Presentation on theme: "Introduction to Dynamic Routing Protocols"— Presentation transcript:
1Introduction to Dynamic Routing Protocols Chapter 3Introduction to Dynamic Routing Protocols
2Note for InstructorsThese presentations are the result of a collaboration among the instructors at St. Clair College in Windsor, Ontario.Thanks must go out to Rick Graziani of Cabrillo College. His material and additional information was used as a reference in their creation.If anyone finds any errors or omissions, please let me know at:
4Perspective and Background Dynamic routing protocols have evolved over several years.As networks have evolved and become more complex, new routing protocols have emerged.The first version of RIP was released in 1982, but some of the basic algorithms within the protocol were used on the ARPANET as early as 1969.
5Role of Dynamic Routing Protocol Exchange of routing information between routers.Dynamically learn information about remote networks and add routes to routing tables.Determines the best path to each network.Automatically finds alternate paths if needed.
6Role of Dynamic Routing Protocol Advantages over Static Routes:Less administrative overhead.Scales better.Less prone to configuration errors.
7Network Discovery and Routing Table Components of Dynamic Routing Protocols:Data Structures:Tables or databases for their operations, kept in RAM.Algorithm:An algorithm is a finite list of steps used in accomplishing a task.Used for processing routing information and for best-path determination.Routing Protocol Messages:Discover neighboring routers.Exchange, learn and maintain accurate network routing information.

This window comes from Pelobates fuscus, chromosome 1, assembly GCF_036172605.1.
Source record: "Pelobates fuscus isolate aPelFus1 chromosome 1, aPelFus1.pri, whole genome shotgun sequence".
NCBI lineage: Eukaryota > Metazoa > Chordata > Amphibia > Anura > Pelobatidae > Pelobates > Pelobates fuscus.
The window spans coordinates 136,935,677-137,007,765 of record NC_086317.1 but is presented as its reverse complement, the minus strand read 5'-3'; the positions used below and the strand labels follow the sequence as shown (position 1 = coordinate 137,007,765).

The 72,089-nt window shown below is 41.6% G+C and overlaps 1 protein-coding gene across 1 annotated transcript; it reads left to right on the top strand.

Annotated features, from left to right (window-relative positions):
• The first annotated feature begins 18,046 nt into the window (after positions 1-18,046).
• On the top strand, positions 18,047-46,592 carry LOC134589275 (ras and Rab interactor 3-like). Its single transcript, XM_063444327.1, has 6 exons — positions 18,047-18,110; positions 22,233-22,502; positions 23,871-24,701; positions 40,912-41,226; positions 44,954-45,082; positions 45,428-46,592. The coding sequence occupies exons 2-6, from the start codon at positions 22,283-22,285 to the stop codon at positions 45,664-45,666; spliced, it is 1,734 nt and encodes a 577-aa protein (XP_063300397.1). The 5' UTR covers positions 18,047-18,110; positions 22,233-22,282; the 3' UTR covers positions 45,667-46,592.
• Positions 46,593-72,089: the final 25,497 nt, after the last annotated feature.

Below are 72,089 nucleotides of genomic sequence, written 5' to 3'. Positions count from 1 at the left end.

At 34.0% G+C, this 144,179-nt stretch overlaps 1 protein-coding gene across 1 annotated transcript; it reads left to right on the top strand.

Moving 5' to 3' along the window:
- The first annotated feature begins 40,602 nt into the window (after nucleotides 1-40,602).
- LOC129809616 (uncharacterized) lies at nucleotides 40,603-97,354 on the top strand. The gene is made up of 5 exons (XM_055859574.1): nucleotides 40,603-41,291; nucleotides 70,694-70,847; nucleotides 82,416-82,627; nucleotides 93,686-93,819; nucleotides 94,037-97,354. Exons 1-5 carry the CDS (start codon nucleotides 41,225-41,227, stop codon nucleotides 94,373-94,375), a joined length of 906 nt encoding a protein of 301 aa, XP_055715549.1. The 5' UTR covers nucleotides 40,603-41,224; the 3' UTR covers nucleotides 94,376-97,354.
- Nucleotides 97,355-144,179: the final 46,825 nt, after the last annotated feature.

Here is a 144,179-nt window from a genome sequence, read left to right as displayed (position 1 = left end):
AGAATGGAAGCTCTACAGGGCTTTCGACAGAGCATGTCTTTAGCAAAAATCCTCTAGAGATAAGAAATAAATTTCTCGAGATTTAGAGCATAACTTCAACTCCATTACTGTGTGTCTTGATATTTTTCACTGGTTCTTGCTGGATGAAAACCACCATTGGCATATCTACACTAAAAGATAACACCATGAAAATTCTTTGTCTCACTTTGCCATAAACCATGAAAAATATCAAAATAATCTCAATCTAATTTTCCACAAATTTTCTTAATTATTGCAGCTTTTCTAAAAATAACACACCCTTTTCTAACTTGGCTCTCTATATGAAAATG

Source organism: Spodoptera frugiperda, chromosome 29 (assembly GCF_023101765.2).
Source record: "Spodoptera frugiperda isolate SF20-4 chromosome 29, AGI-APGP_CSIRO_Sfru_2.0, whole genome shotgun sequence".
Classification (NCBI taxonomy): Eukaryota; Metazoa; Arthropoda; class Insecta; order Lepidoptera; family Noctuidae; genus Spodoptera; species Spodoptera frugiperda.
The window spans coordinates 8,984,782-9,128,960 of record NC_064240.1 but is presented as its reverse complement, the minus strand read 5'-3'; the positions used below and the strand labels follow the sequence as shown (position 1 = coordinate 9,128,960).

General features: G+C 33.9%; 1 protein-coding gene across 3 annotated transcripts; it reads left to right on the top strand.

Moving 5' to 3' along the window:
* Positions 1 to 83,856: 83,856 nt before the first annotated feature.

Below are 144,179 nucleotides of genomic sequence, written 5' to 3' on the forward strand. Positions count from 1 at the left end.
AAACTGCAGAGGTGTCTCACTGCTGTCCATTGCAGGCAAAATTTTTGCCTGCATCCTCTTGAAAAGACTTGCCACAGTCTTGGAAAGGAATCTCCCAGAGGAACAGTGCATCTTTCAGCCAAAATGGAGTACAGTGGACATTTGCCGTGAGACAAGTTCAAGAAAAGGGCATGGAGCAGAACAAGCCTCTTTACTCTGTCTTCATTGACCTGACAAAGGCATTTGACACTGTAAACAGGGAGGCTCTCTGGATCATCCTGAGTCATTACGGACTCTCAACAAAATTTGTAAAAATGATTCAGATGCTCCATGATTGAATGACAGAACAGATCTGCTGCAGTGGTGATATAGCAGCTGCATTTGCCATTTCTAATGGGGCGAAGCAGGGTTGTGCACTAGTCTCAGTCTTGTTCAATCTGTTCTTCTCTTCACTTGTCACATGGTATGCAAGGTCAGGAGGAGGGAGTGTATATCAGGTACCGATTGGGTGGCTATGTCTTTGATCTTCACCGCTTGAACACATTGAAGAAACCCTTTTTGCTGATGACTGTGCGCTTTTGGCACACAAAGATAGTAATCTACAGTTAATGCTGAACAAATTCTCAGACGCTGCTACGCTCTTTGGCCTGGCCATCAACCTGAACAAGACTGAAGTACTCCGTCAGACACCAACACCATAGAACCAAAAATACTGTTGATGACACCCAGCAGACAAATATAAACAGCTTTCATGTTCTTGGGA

9Introduction to Dynamic Routing Protocols Classifying Dynamic Routing Protocols
10Classifying Dynamic Routing Protocols Interior GatewayExterior GatewayDistance VectorLink StatePath VectorClassfulRIPIGRPEGPClasslessRIPv2EIGRPOSPFv2IS-ISBGPv4IPv6RIPngEIGRP for IPv6OSPFv3IS-IS for IPv6BGPv4 for IPv6
11Classifying Dynamic Routing Protocols Concept of Autonomous Systems (AS):A network or group of networks identified and administered as a single entity.
12Classifying Dynamic Routing Protocols Allow one AS to exchange routing information with another AS.IGP vs. EGP Routing Protocols:Allow routers within an AS to exchange information.
13Classifying Dynamic Routing Protocols Interior GatewayExterior GatewayDistance VectorLink StatePath VectorClassfulRIPIGRPEGPClasslessRIPv2EIGRPOSPFv2IS-ISBGPv4IPv6RIPngEIGRP for IPv6OSPFv3IS-IS for IPv6BGPv4 for IPv6Interior GatewayExterior GatewayDistance VectorLink StatePath VectorClassfulRIPIGRPEGPClasslessRIPv2EIGRPOSPFv2IS-ISBGPv4IPv6RIPngEIGRP for IPv6OSPFv3IS-IS for IPv6BGPv4 for IPv6